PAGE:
News and Events Involving Environmental Law, Published by Chicago Environmental Attorney Dave Scriven-Young
of Peckar & Abramson, P.C. -- (312) 239-9722

U.S. EPA Reaches $39,926 Settlement With Founder of River Forest Dry Cleaners Superfund Site

The U.S. Environmental Protection Agency recently announced in a Federal Register Notice that it reached an administrative settlement for recovery of past response costs with Edward Ditchfield, the founder of the River Forest Dry Cleaners Superfund site in River Forest, Cook County, Illinois.  River Forest is a suburb of Chicago.  The settlement requires Ditchfield to pay $39,926, plus possible accrued interest.

After EPA received an e-mail from a concerned teacher, U.S. EPA conducted indoor air and sub-slab samples in facilities around the Site in November 2009, February 2010 and March 2010. The results did not indicate any level of contamination that warranted a removal action.  According to a news article on OakPark.com, River Forest Dry Cleaners admitted that its dry cleaning chemicals seeped into the ground. River Forest has a law specifically banning the use of well water (groundwater) and, therefore, the contaminated well water did not endanger the public.

Under the Superfund law (also known as the Comprehensive Environmental Response, Compensation, and Liability Act or “CERCLA”), owners or operators of facilities are liable for the federal government’s costs incurred in response to a release of hazardous substances.  Those response costs can include investigation, testing, and site assessment.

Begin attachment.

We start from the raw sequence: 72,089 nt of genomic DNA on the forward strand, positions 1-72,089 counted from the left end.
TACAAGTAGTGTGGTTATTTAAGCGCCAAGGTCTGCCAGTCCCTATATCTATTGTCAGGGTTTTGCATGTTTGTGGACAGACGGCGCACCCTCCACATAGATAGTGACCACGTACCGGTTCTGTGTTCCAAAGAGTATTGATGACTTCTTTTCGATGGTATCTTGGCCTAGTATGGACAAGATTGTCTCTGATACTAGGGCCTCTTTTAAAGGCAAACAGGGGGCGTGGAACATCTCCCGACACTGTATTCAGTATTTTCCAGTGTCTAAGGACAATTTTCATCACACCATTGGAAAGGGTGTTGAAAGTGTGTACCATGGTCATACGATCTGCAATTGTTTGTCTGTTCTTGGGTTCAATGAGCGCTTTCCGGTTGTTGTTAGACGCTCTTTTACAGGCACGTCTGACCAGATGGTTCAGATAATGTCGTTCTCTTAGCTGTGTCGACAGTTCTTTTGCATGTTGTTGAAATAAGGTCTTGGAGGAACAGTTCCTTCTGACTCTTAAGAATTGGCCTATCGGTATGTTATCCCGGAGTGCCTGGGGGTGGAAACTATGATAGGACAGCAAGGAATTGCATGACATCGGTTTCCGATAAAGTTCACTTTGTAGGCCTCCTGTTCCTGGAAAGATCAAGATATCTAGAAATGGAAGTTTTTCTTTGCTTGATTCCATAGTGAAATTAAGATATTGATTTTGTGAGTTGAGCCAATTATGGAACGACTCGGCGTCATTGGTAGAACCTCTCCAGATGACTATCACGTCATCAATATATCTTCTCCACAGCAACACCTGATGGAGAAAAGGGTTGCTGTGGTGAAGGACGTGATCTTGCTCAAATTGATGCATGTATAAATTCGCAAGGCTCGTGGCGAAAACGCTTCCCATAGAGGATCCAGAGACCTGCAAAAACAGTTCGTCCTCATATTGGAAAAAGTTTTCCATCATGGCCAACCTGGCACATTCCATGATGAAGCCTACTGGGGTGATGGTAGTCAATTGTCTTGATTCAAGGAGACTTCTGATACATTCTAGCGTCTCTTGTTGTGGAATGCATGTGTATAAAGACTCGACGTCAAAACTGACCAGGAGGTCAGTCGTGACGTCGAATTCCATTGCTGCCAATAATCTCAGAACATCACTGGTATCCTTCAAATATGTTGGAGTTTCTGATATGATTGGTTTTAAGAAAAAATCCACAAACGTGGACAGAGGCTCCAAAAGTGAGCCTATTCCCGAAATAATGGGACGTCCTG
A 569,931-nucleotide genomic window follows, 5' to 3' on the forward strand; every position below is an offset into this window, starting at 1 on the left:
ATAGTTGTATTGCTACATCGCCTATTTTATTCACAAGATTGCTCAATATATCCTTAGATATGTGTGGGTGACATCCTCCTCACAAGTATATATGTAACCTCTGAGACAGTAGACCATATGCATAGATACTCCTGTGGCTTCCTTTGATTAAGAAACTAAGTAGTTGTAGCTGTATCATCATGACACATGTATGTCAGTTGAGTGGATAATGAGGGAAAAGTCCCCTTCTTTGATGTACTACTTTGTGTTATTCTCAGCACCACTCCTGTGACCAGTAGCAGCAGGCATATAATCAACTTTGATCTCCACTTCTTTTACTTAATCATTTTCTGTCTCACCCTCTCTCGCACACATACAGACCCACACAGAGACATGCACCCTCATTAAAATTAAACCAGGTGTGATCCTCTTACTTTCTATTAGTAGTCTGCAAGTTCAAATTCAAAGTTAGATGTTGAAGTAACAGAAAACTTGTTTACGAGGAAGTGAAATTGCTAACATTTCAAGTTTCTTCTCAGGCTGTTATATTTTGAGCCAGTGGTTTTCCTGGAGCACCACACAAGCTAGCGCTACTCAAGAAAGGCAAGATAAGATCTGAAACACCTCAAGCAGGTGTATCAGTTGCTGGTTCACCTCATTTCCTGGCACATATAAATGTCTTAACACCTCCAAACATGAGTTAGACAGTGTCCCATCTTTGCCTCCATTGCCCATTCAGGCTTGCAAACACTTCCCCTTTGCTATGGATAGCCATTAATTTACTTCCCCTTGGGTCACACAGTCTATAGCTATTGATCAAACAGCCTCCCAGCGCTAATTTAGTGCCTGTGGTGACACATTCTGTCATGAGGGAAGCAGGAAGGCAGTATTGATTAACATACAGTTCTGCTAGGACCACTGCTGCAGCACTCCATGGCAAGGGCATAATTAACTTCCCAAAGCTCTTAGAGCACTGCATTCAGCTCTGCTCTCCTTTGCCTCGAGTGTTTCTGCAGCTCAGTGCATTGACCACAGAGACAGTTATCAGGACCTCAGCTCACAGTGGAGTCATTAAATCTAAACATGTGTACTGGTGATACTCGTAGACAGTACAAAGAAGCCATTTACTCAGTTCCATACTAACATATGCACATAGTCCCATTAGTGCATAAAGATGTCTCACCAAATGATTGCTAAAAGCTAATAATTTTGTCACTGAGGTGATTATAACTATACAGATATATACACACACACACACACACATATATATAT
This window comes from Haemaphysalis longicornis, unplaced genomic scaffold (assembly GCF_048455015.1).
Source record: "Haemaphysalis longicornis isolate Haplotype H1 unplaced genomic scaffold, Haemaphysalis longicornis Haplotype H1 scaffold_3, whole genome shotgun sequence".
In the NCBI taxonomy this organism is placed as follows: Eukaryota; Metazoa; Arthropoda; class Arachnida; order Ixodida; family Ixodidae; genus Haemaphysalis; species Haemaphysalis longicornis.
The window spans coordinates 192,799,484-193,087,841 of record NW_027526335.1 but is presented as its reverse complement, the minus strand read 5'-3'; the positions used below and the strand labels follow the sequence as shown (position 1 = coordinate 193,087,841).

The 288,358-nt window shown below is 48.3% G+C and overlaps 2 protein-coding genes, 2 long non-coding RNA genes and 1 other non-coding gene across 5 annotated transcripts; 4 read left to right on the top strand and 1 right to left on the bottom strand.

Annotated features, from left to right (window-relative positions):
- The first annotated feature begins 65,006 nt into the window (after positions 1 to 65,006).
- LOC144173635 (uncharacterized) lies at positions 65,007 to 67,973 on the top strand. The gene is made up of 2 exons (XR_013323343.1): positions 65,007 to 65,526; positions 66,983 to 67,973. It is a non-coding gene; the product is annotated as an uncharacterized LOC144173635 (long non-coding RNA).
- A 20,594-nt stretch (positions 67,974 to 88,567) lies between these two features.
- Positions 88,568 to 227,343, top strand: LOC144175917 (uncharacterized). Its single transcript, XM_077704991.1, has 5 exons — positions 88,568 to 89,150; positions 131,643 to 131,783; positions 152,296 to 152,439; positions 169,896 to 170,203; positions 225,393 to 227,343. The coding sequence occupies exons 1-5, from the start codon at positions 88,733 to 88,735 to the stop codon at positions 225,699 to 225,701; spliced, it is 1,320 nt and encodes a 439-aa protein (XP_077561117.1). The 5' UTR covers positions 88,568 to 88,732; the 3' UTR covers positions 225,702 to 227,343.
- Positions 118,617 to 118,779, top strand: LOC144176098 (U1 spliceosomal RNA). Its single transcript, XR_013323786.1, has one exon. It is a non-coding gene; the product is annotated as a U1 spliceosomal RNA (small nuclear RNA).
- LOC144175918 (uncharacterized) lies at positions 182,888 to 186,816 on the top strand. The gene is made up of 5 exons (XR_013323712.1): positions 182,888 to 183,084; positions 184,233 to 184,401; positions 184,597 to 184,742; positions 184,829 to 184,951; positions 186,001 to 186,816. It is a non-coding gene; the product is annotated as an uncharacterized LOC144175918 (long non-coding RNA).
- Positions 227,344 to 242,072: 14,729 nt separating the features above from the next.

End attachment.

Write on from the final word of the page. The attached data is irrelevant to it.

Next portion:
In this case, U.S. EPA apparently incurred response costs when it investigated and conducted sampling at the site.  Ditchfield, as an owner or operator of the site, may have been liable to reimburse U.S. EPA for those past response costs.

The public has the right to submit comments on the proposed settlement on or before December 19, 2011.  According to the Federal Register notice, comments should be addressed to environmental attorney Peter Felitti at U.S. EPA.

Stay tuned to the Illinois Environmental Law Blog for more news and developments. To subscribe to this blog and and sign up for my free newsletter, go to http://illinoisenvironmentallaw.com/subscribe/. To set up a free initial consultation to discuss your legal matter, please contact Chicago environmental attorney Dave Scriven-Young at (312) 239-9722 or dscriven-young@pecklaw.com.





  • Bob

    This is so typical of IEPA. When the state is facing a huge potential clean up cost, they find a way to make the problem not a problem. In this case, the dry cleaner did not have any assets for the state to go after. So the state would have had to pay for the clean up. The little fine this guy paid was the only money the state could get.

    This is similar to the asbestos that keeps washing up at Illinois beach state park. The state claims that hundreds of pieces that was up on the beach from the old Mansville asbestos plant are not a hazard. Yet, these pieces are friable and kids play in the sand with the asbestos pieces.

    The reason this is not a problem is that IEPA signed a settle agreement with Mansville years ago and Mansville is off the hook. IEPA would be totally responsible for the clean up costs estimated to be over 50 million dollars.

    Ironically, if you break 3 floor tiles is a school, IDPH claims is it a health hazard and requires a major clean up. Even though no testing has ever shown this to be of any risk. Such is the hypocrisy of the politics of Illinois. Of course, one of the bigger asbestos abatement firms was the brother in law of the head of the IDPH asbestos branch.

    If it does not make sense – follow the money.

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